1 East 62nd Street is one building from Fifth Avenue and Central Park, on a block that retains a most impressive group of turn of the century mansions, some of which are deemed among the finest on the Upper East Side of Manhattan.
Together they create the luminous limestone streetscape opposite 1 East 62nd Street, a 42-foot wide neo-French classic style mansion also in white limestone designed in 1903 by Horace Trumbauer. Another limestone mansion Trumbauer designed for James B. Duke - for whom he also planned Duke University - at 1 East 78 Street is also revered and has been designated a New York City landmark. Trumbauer's extraordinary work was in the Beaux-Arts style but more restrained and less exuberant and with a powerful simplicity that anticipated a more modern concept of elegance.
The house Trumbauer created at 1 East 62nd Street was a superior example of his forward-looking vision.
JOHN R. DREXEL MANSION
The father of the creator of this mansion was Anthony Joseph Drexel, Senior, who founded Drexel, Morgan & Co. in New York in 1871 with JP Morgan as his junior partner at the urging of his father, Junius Spencer Morgan. The company thrived and played a major role in the rise of global finance after the American Civil War. The Drexel fortune then passed to his son and wife, John and Alice Drexel.
To assert their position in society, their first step was to engage Horace Trumbauer to build this impressive mansion in 1903, which would cost $700,000.
It is a 42-foot wide elevated white limestone structure of seven stories. In 1938 it was converted into 12 luxury apartments. For example, the penthouse is 5,190 square feet with 9 rooms and 2 terraces. Ernest Hemingway chose an apartment here as a private refuge for his writing.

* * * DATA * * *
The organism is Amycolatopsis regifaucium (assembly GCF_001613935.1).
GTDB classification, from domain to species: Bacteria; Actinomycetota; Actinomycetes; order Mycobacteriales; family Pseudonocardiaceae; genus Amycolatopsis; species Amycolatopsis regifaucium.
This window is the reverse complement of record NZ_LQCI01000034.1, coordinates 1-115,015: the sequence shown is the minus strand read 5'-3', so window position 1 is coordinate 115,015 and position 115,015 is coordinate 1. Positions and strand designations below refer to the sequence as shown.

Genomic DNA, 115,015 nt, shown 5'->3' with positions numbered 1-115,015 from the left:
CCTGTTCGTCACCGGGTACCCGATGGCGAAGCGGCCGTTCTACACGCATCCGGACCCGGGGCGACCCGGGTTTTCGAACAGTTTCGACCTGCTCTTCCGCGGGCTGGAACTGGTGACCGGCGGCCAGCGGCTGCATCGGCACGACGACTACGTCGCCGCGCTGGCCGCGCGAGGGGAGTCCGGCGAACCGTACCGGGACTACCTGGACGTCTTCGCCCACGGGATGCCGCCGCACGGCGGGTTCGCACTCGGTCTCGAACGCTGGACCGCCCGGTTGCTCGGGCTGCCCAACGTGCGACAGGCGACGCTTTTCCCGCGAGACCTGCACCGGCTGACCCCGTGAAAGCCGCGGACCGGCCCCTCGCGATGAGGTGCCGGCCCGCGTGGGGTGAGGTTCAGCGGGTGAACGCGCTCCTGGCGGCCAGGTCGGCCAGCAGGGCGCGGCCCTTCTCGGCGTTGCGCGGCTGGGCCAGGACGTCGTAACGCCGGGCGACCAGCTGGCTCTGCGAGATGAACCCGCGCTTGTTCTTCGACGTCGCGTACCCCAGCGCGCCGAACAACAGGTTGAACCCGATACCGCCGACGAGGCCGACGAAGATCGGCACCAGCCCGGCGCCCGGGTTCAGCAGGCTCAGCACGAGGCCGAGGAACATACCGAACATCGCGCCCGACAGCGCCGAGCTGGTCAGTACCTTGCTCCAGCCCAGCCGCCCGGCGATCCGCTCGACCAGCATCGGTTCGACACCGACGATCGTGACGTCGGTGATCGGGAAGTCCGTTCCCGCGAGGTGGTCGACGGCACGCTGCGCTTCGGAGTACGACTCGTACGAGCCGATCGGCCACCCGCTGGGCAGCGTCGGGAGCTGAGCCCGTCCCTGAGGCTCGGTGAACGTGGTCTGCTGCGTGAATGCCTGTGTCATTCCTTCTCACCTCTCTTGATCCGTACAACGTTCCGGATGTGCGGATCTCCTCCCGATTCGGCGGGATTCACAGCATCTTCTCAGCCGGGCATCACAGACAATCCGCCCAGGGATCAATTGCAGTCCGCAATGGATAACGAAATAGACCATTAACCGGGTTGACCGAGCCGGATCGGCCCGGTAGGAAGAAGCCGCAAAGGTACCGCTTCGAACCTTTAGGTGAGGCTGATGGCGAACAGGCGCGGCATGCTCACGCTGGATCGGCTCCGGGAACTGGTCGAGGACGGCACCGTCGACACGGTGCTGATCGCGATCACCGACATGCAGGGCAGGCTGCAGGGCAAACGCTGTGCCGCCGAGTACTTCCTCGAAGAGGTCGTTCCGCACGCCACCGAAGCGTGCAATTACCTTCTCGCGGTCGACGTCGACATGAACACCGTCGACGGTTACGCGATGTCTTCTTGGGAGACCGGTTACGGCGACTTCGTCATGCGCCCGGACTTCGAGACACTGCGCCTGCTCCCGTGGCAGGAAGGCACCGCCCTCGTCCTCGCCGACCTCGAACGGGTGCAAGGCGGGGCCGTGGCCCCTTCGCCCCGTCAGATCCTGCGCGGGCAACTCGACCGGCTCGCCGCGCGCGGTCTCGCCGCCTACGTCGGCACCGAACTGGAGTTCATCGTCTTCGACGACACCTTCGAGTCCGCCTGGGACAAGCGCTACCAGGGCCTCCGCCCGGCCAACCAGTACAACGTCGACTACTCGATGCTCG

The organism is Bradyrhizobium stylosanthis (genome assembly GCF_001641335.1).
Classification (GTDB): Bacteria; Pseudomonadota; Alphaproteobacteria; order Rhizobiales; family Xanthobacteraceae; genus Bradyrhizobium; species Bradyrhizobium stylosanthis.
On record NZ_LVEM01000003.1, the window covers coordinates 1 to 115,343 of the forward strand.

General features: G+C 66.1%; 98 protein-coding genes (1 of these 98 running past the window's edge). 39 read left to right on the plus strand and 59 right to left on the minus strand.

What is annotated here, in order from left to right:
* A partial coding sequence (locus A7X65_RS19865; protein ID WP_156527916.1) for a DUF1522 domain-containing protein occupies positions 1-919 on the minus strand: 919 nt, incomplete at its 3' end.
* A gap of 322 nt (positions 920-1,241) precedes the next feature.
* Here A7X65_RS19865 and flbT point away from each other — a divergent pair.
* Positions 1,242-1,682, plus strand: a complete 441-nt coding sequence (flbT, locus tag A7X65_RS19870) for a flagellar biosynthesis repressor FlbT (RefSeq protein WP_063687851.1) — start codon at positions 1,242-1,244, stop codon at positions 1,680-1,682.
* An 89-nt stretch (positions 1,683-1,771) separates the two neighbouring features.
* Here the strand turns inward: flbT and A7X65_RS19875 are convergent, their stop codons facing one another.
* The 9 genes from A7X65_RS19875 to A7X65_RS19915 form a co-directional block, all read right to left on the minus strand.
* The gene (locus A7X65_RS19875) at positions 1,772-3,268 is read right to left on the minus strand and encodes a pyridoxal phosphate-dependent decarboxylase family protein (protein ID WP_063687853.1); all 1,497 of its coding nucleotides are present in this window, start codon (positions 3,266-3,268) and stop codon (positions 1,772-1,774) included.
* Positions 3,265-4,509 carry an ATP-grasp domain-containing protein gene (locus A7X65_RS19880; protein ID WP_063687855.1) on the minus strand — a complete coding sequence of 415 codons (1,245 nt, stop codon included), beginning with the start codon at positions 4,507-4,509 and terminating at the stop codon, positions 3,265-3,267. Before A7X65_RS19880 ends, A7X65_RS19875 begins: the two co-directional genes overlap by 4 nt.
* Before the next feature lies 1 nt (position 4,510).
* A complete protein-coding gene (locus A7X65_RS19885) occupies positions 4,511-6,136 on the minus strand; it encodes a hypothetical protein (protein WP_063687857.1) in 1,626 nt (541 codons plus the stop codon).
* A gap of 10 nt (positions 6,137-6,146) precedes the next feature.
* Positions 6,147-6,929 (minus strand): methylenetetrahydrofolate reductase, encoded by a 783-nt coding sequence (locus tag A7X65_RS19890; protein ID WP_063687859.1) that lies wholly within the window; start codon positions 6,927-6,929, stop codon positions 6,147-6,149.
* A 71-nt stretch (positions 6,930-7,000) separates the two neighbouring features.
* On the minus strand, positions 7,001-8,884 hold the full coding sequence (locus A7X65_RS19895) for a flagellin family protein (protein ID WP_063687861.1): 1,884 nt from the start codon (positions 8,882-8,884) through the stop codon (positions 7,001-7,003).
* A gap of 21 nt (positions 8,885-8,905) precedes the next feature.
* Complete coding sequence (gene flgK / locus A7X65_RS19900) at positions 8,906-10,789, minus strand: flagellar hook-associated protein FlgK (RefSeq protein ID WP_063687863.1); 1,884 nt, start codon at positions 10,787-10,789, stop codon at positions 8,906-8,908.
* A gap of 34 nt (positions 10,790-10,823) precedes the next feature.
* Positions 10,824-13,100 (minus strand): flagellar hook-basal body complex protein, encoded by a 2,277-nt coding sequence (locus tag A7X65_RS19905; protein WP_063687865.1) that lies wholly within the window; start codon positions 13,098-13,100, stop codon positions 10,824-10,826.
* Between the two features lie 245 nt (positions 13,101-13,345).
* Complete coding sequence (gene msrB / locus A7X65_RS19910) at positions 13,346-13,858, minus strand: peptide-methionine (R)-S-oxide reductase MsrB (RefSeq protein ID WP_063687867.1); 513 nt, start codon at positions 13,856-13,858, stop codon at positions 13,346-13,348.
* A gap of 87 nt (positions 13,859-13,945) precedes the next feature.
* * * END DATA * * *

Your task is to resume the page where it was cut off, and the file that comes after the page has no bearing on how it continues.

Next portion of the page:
Apartment 2A offers the rare opportunity to acquire the front rooms spanning 42 feet on the second floor, arguably the most dramatic floor in any large mansion. The space is amplified by the size of the three huge floor-to-ceiling windows and the constant light that pours into the room. This floor was originally designed to include the ballroom of the mansion.
Upon entering, the space almost feels like an extraordinary movie set, a feeling perhaps augmented by the ceilings, which measure 16 feet 4 inches in height. The massive living room has an extraordinary fireplace. The dining room is open and leads to a kitchen and second bedroom with windows to the west and north, a laundry room and a full bathroom. Curved stairs ascend to a primary bedroom with corner windows to the south and west towards Central Park and a full bathroom. There are 10 closets on the lower level and 13 closets on the upper level.
One can truly say that there is no other apartment like this one in New York - while at the same time the vistas out the windows evoke a vista in Paris.
A remarkable space in a perfect place.
With so few apartments, the building has assembled a superb staff. It is an exceptional pleasure to walk into this lobby, as the 24-hour doormen are so pleasantly cordial and yet skillfully security conscious.